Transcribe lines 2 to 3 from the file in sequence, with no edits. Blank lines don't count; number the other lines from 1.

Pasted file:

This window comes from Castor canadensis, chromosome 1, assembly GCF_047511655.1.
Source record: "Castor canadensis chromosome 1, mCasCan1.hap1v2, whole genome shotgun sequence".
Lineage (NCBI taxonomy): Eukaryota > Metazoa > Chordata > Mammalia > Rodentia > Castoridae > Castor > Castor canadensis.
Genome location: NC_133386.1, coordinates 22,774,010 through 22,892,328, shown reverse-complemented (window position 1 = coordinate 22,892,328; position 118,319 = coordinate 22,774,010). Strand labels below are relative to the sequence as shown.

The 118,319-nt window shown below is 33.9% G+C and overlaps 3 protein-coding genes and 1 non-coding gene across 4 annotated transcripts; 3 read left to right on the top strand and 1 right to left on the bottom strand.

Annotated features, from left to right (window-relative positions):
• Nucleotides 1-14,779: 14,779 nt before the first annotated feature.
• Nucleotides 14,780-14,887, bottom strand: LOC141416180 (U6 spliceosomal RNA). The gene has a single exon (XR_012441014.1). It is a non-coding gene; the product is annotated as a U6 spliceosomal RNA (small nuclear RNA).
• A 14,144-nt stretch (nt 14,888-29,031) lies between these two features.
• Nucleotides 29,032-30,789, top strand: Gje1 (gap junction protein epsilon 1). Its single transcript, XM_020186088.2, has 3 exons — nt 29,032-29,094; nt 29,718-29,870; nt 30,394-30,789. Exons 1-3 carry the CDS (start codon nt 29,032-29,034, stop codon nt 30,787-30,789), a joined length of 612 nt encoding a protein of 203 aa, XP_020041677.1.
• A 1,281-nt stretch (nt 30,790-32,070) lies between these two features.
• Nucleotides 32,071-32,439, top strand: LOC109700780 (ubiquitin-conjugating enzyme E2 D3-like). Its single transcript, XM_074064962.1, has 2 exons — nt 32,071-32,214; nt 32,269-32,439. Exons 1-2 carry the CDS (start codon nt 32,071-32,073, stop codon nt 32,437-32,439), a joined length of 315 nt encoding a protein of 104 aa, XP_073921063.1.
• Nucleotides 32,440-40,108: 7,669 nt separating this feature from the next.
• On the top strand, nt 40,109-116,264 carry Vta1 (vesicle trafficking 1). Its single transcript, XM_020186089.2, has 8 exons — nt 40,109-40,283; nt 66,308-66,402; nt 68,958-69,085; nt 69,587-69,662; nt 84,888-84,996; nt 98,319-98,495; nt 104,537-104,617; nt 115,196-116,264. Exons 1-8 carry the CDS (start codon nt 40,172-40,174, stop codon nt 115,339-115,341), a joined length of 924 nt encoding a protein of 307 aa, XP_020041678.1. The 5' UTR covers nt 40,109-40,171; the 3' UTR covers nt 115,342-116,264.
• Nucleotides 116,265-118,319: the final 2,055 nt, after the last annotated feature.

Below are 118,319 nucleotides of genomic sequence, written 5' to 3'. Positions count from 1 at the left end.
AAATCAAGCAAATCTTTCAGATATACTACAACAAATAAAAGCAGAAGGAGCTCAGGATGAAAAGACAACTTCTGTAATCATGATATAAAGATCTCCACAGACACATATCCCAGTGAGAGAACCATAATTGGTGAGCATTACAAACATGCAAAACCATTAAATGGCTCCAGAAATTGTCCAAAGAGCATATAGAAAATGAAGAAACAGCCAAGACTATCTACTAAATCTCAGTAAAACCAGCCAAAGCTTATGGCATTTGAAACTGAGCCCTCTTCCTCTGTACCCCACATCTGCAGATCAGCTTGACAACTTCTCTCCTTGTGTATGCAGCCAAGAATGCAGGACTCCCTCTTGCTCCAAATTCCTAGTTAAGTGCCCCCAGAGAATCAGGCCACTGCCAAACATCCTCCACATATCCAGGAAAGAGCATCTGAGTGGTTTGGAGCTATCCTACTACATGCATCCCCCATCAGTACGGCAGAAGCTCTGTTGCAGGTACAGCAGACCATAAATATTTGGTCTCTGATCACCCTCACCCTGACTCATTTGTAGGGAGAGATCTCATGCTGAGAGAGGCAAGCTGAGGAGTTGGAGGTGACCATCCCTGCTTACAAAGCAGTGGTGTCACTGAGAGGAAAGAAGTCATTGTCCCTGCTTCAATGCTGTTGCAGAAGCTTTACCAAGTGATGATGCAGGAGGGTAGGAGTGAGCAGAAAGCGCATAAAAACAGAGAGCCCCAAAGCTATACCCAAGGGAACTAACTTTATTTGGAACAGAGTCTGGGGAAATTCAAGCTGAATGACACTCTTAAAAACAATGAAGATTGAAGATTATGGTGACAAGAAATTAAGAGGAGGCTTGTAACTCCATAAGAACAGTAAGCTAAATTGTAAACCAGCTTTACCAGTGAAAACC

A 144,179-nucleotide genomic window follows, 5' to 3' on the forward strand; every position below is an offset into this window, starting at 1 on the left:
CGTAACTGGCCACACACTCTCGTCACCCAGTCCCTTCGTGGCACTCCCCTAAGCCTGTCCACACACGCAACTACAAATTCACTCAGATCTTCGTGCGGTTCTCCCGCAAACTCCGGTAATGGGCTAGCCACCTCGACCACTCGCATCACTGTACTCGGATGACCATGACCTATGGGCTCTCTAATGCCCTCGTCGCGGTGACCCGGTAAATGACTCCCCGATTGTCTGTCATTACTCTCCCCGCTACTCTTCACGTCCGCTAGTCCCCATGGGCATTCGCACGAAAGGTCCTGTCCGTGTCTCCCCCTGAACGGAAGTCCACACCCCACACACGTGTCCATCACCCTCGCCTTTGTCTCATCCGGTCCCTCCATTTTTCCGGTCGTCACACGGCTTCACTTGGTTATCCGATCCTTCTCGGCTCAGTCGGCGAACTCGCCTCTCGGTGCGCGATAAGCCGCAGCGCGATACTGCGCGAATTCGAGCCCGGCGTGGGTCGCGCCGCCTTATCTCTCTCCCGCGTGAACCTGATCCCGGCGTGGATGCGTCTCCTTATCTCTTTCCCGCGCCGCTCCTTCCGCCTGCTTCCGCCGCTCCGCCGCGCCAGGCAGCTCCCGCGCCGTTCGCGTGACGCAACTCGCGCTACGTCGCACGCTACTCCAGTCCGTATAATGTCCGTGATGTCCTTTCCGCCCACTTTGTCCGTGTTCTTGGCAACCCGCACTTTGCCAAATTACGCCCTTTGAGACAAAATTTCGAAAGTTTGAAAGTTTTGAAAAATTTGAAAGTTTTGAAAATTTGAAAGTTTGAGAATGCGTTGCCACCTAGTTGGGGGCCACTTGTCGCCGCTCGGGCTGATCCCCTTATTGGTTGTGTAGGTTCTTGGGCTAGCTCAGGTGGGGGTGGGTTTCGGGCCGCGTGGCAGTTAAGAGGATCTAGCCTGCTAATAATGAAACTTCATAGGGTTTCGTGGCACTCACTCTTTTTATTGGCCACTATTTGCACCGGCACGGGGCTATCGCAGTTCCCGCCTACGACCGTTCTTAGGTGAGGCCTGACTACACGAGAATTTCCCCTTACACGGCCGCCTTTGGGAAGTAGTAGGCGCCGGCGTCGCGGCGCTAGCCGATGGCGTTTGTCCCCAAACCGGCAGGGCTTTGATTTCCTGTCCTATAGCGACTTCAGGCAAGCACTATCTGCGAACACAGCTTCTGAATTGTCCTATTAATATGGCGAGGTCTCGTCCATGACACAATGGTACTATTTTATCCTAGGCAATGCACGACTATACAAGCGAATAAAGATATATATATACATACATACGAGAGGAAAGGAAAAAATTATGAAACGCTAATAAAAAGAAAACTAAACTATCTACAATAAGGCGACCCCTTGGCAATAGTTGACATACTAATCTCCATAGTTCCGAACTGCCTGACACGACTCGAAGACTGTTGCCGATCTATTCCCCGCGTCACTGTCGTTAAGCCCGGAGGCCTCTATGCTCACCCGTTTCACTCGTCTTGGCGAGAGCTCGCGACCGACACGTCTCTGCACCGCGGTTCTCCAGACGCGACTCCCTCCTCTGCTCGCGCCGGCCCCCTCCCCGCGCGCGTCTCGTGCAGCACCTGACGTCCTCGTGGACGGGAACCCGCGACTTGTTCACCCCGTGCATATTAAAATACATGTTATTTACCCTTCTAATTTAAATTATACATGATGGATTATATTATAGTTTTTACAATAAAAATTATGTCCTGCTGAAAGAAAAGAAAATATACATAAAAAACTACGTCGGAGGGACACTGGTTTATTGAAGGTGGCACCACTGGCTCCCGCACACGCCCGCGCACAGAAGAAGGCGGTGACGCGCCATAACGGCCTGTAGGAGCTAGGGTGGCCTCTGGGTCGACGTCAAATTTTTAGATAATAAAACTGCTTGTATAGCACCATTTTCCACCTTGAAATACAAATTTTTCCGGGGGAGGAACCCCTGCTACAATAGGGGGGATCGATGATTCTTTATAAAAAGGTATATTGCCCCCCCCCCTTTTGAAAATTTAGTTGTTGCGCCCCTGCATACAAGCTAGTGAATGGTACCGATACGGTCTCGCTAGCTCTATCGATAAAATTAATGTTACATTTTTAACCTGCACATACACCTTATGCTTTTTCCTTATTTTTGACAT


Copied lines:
Source record: "Castor canadensis chromosome 1, mCasCan1.hap1v2, whole genome shotgun sequence".
Lineage (NCBI taxonomy): Eukaryota > Metazoa > Chordata > Mammalia > Rodentia > Castoridae > Castor > Castor canadensis.